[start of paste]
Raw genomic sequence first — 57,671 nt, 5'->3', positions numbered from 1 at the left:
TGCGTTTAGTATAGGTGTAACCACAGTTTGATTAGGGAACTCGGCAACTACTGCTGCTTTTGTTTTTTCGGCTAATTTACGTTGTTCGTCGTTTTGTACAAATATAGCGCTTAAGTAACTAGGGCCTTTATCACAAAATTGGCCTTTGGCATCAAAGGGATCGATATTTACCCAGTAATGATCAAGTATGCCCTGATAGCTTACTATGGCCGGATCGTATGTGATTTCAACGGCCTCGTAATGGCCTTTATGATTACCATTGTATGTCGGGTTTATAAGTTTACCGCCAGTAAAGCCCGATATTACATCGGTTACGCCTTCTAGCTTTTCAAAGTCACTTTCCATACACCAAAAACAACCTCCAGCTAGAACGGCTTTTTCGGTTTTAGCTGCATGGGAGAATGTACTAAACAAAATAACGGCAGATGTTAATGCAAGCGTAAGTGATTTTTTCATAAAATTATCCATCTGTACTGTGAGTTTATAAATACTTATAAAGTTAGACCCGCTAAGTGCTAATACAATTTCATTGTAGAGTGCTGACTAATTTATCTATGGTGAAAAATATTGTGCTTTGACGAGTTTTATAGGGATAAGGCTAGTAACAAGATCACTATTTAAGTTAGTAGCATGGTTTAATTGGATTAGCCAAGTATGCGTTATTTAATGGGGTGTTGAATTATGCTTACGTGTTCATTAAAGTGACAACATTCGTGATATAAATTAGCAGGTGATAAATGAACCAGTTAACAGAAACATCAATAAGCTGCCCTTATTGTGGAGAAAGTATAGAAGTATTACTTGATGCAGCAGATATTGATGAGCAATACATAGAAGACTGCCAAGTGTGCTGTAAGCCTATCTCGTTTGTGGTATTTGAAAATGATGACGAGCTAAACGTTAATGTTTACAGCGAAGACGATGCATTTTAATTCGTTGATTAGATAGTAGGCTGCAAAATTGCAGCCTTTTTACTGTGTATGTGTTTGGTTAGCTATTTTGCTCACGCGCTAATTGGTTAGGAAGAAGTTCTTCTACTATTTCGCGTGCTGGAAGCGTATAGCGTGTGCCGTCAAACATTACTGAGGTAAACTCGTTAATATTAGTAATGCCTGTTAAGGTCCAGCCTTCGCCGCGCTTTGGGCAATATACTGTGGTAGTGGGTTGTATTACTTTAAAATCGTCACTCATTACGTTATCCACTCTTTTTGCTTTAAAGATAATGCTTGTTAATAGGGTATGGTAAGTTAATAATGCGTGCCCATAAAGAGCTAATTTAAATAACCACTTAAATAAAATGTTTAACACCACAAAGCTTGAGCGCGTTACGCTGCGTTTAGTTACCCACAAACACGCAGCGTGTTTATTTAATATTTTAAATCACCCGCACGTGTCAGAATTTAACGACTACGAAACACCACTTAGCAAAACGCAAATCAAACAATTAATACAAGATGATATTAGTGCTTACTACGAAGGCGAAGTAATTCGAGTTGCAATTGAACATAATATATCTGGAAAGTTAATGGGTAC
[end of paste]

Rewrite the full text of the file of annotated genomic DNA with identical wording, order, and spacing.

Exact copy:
Raw genomic sequence first — 57,671 nt, 5'->3', positions numbered from 1 at the left:
TGCGTTTAGTATAGGTGTAACCACAGTTTGATTAGGGAACTCGGCAACTACTGCTGCTTTTGTTTTTTCGGCTAATTTACGTTGTTCGTCGTTTTGTACAAATATAGCGCTTAAGTAACTAGGGCCTTTATCACAAAATTGGCCTTTGGCATCAAAGGGATCGATATTTACCCAGTAATGATCAAGTATGCCCTGATAGCTTACTATGGCCGGATCGTATGTGATTTCAACGGCCTCGTAATGGCCTTTATGATTACCATTGTATGTCGGGTTTATAAGTTTACCGCCAGTAAAGCCCGATATTACATCGGTTACGCCTTCTAGCTTTTCAAAGTCACTTTCCATACACCAAAAACAACCTCCAGCTAGAACGGCTTTTTCGGTTTTAGCTGCATGGGAGAATGTACTAAACAAAATAACGGCAGATGTTAATGCAAGCGTAAGTGATTTTTTCATAAAATTATCCATCTGTACTGTGAGTTTATAAATACTTATAAAGTTAGACCCGCTAAGTGCTAATACAATTTCATTGTAGAGTGCTGACTAATTTATCTATGGTGAAAAATATTGTGCTTTGACGAGTTTTATAGGGATAAGGCTAGTAACAAGATCACTATTTAAGTTAGTAGCATGGTTTAATTGGATTAGCCAAGTATGCGTTATTTAATGGGGTGTTGAATTATGCTTACGTGTTCATTAAAGTGACAACATTCGTGATATAAATTAGCAGGTGATAAATGAACCAGTTAACAGAAACATCAATAAGCTGCCCTTATTGTGGAGAAAGTATAGAAGTATTACTTGATGCAGCAGATATTGATGAGCAATACATAGAAGACTGCCAAGTGTGCTGTAAGCCTATCTCGTTTGTGGTATTTGAAAATGATGACGAGCTAAACGTTAATGTTTACAGCGAAGACGATGCATTTTAATTCGTTGATTAGATAGTAGGCTGCAAAATTGCAGCCTTTTTACTGTGTATGTGTTTGGTTAGCTATTTTGCTCACGCGCTAATTGGTTAGGAAGAAGTTCTTCTACTATTTCGCGTGCTGGAAGCGTATAGCGTGTGCCGTCAAACATTACTGAGGTAAACTCGTTAATATTAGTAATGCCTGTTAAGGTCCAGCCTTCGCCGCGCTTTGGGCAATATACTGTGGTAGTGGGTTGTATTACTTTAAAATCGTCACTCATTACGTTATCCACTCTTTTTGCTTTAAAGATAATGCTTGTTAATAGGGTATGGTAAGTTAATAATGCGTGCCCATAAAGAGCTAATTTAAATAACCACTTAAATAAAATGTTTAACACCACAAAGCTTGAGCGCGTTACGCTGCGTTTAGTTACCCACAAACACGCAGCGTGTTTATTTAATATTTTAAATCACCCGCACGTGTCAGAATTTAACGACTACGAAACACCACTTAGCAAAACGCAAATCAAACAATTAATACAAGATGATATTAGTGCTTACTACGAAGGCGAAGTAATTCGAGTTGCAATTGAACATAATATATCTGGAAAGTTAATGGGTAC